Questions about Logic (Logos)
-Locate major claims and assertions and ask, “Do you agree with the author’s claim that . . .?”
-Look at support for major claims and ask “Is there any claim that appears to be weak or unsupported? Which one and why?”
-Can you think of counter-arguments that the author doesn’t consider?
Do you think the author has left something out on purpose? Why?

Questions about the Writer (Ethos)
-Does this author have the appropriate background to speak with authority on this subject?
-Is this author knowledgeable?
-What does the author’s style and language tell your students about him or her?
-Does this author seem trustworthy? Why or why not?
-Does this author seem deceptive? Why or why not?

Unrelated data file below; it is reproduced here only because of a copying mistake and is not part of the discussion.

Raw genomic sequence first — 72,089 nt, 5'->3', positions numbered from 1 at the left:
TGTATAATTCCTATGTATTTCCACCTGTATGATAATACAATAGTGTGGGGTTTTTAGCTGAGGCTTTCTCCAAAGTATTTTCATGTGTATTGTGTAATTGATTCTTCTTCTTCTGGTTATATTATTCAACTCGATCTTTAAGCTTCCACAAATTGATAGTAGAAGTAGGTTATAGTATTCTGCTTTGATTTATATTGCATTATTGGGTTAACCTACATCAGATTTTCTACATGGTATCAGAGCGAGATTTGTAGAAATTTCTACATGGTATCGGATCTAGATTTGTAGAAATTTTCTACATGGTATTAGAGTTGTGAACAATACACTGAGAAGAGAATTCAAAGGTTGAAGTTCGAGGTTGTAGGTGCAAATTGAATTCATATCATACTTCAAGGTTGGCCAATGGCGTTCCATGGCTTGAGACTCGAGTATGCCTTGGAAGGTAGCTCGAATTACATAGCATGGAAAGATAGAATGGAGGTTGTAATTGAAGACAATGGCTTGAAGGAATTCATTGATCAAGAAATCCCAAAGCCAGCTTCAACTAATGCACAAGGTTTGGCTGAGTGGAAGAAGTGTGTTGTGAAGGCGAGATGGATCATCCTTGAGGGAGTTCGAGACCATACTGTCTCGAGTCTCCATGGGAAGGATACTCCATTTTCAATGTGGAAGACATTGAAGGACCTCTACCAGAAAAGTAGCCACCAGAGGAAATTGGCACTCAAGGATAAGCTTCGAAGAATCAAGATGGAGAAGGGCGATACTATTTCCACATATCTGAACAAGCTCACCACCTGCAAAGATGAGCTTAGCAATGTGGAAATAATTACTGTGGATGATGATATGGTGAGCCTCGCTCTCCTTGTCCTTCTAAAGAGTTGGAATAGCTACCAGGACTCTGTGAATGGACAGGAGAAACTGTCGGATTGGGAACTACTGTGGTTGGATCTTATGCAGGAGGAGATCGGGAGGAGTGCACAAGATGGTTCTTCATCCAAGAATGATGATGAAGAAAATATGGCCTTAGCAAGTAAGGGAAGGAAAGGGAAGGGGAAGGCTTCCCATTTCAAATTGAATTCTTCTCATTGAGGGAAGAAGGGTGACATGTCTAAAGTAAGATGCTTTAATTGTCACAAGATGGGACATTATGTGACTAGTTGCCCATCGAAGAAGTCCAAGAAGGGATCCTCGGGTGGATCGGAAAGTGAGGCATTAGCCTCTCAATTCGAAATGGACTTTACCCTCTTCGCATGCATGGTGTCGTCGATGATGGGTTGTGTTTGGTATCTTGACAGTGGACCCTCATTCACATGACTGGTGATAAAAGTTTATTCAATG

-Does this author appear to be serious?

Questions about Emotions (Pathos)
-Does this piece affect your students emotionally? What parts?
-Do you think the author is trying to manipulate their emotions? In what ways? At what point?
-Do their emotions conflict with their logical interpretation of the arguments?
-Does the author use humor or irony? How does this affect your students’ acceptance of his or her ideas?

Then, prepare your response and remember that others will examine – and challenge – your use of rhetoric.

Questions about Logic (Logos)
-What are my major claims and assertions
-What support do I have for major claims and ask “Is there any claim that appears to be weak or unsupported? Which one and why?”
-Have I considered possible counter-arguments? How will I address them?